Cannibal Holocaust was filmed in 1980, but it has a very 1970’s vibe to it. That may be the case because its an Italian film, but it reminded me of similar films made during the 70’s, including: Jungle Holocaust, The Mountain of the Cannibal God, and perhaps even Faces of Death. The musical score also screams 1970’s. But as for the special effects, the gore feel all too real. And most of the animal related gore IS real!! Cannibal Holocaust was filmed using actual Amazonian tribes in-hue as actors. The decapitated livestock during production were, apparently, used as real food for these peoples. So, in case you’re worried, nothing went to waste.
Besides being seen as one of the first “found footage” movies, Cannibal Holocaust is also heralded for its controversial history. Because of the films graphic violence Italy ordered the movie to be seized and director Ruggero Deodato was arrested for obscenity and for supposedly making a snuff film due to rumors that some of the actors were killed on camera. Although Deodato was later cleared, the film was still banned in Italy, Australia, and several other countries due to its portrayal of graphic brutality, sexual assault, and violence toward animals. Today, around the world, Cannibal Holocaust has become a taboo cult classic. And surprisingly the message in the movie is still relevant today. If you can get past all the gore and rape, you’ll find an actual significant meaning in all that mess. Crazy right? But that’s how horror movies work. A lot of times they’ll show you the eerie banality in violence by discussing violence in a meaningful, albeit brutal, way.
The message or meaning I got from the film was about xenophobia and ethnocentrism, judging other cultures by the standards of our own culture. During my studies in history, ethnocentrism was a real obstacle for some of my fellow students, and its still a problem with people today. Cannibal Holocaust highlights those issues with blood and the most taboo of taboos. And of course with Professor Monroe’s lasting statement at the conclusion of the film, and I’m paraphrasing: “Just who are the cannibals?” A chilling self examination, are we civilized or barbaric?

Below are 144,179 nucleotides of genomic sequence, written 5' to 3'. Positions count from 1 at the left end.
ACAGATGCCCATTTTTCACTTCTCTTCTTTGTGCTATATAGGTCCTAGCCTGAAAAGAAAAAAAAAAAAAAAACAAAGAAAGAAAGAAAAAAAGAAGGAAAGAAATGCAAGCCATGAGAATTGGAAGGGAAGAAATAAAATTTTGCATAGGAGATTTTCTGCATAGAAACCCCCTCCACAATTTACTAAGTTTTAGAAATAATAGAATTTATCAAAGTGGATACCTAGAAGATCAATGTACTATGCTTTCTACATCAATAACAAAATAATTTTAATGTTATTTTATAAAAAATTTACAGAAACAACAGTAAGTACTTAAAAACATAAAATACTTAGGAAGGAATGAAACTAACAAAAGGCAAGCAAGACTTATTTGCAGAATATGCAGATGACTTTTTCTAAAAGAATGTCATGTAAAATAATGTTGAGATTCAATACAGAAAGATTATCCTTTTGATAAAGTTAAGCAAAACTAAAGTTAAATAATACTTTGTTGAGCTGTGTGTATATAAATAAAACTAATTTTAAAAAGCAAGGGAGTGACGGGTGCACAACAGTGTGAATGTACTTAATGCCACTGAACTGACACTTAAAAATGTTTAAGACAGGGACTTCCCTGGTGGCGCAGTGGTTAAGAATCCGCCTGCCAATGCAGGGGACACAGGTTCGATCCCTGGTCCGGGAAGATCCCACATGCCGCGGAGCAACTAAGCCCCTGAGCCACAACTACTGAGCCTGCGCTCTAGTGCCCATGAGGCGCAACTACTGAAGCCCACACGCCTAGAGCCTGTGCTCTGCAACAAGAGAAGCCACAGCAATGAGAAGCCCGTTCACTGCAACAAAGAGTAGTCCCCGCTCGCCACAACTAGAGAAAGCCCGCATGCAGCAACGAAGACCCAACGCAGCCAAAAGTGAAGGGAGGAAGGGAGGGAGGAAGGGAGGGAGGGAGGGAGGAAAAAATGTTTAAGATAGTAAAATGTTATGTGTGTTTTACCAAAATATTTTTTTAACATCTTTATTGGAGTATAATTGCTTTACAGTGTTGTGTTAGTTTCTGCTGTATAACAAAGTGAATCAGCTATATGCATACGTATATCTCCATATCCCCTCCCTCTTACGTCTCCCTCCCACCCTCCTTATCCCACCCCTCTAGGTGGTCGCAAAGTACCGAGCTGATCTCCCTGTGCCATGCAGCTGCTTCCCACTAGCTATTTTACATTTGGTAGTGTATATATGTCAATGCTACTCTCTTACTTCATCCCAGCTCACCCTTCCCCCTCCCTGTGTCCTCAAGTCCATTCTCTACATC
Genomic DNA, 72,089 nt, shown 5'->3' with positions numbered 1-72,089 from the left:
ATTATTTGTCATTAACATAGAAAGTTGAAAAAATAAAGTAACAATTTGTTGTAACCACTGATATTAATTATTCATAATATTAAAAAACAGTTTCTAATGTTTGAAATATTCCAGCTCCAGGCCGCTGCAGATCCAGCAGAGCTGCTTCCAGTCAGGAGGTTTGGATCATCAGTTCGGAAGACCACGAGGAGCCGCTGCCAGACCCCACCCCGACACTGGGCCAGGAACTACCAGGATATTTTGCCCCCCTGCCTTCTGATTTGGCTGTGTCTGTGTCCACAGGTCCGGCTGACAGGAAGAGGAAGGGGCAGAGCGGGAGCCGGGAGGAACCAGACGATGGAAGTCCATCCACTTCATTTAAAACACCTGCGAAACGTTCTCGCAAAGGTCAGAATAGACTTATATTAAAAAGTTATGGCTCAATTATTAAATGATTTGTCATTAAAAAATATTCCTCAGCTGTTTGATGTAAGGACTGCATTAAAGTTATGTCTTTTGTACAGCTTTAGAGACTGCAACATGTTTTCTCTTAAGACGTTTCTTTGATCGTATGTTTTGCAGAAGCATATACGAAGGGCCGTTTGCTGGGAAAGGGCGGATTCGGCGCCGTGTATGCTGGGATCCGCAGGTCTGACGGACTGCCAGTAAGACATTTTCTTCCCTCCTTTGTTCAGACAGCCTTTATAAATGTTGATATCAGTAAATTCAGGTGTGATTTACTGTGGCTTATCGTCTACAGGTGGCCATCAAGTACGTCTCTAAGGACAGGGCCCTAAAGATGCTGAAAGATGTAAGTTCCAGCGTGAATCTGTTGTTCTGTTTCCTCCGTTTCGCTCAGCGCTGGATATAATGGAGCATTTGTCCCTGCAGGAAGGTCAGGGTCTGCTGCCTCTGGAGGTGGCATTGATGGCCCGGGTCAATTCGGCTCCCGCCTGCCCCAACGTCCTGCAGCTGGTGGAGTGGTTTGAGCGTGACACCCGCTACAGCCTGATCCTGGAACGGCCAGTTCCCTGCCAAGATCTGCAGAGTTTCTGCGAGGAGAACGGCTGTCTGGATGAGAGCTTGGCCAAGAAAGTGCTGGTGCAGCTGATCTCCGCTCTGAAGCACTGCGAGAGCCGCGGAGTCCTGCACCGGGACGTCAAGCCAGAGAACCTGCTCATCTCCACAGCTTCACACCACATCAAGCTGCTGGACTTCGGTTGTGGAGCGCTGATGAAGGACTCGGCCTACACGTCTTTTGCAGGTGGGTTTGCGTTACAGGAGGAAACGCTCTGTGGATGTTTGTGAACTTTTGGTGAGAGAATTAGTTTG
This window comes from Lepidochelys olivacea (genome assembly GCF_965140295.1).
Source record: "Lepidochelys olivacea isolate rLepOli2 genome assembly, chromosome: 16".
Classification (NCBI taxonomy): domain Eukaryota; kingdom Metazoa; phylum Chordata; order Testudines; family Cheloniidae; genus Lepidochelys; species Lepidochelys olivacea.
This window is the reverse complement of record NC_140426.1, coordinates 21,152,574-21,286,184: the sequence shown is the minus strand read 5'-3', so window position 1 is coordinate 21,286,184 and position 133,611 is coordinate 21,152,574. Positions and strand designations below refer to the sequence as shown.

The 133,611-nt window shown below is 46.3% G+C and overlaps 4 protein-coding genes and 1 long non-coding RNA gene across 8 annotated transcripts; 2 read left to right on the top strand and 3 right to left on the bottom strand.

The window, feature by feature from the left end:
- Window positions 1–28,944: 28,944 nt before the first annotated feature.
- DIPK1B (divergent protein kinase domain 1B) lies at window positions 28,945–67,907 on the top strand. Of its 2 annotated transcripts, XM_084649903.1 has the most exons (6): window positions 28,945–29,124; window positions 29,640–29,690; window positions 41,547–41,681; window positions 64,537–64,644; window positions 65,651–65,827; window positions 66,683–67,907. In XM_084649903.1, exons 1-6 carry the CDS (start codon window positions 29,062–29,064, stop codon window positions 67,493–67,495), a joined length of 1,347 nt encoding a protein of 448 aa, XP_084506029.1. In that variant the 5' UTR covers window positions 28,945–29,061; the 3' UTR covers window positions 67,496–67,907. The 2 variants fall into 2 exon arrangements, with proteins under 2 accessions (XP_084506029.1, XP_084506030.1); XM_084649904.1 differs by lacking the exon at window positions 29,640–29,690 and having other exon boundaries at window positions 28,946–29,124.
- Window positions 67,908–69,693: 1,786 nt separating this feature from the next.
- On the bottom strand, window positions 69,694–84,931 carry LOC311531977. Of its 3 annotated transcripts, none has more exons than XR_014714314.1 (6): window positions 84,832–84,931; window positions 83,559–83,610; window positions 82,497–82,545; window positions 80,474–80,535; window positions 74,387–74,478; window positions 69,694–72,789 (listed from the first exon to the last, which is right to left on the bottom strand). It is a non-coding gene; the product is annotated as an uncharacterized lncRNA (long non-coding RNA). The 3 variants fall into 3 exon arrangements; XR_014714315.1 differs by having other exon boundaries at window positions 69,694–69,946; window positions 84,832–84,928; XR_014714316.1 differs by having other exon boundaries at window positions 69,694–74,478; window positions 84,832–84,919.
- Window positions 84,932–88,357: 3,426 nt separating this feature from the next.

I actually enjoyed the film, despite its more unpleasant scenes. And i thought the overall intent of the film to be genuinely profound and still relevant. The grittiness of the film really added to the feel and sucked into that insane world. The turtle scene would be my biggest hangup as it was literally killed for the film, much like the snake from Friday the 13th. If you haven’t had the pleasure of seeing Cannibal Holocaust, why not make it a weekend? Just don’t forget the mustard!
Who doesn’t love a good story? From great works such as, All Quiet on the Western Front and Salem’s Lot, Thomas S. Flowers aspires to create his own fantastic worlds with memorable characters and haunted places. His stories range from Shakespearean gore, feuding families, classic monsters, historic paranormal thrillers, and haunted soldiers. Residing in the swamps of Houston, Texas, with his wife and daughter, Thomas’s debut novel, Reinheit, was eventually published with Shadow Work Publishing, along with The Incredible Zilch Von Whitstein, Lanmò, The Hobbsburg Horror, and FEAST. His veteran focused paranormal thriller series, The Subdue Series, filled with werewolves, Frankenstein-inspired monsters, cults, alter-dimensional insects, witches, and the undead are published with Limitless Publishing. Visit www.ThomasSFlowers.com for more!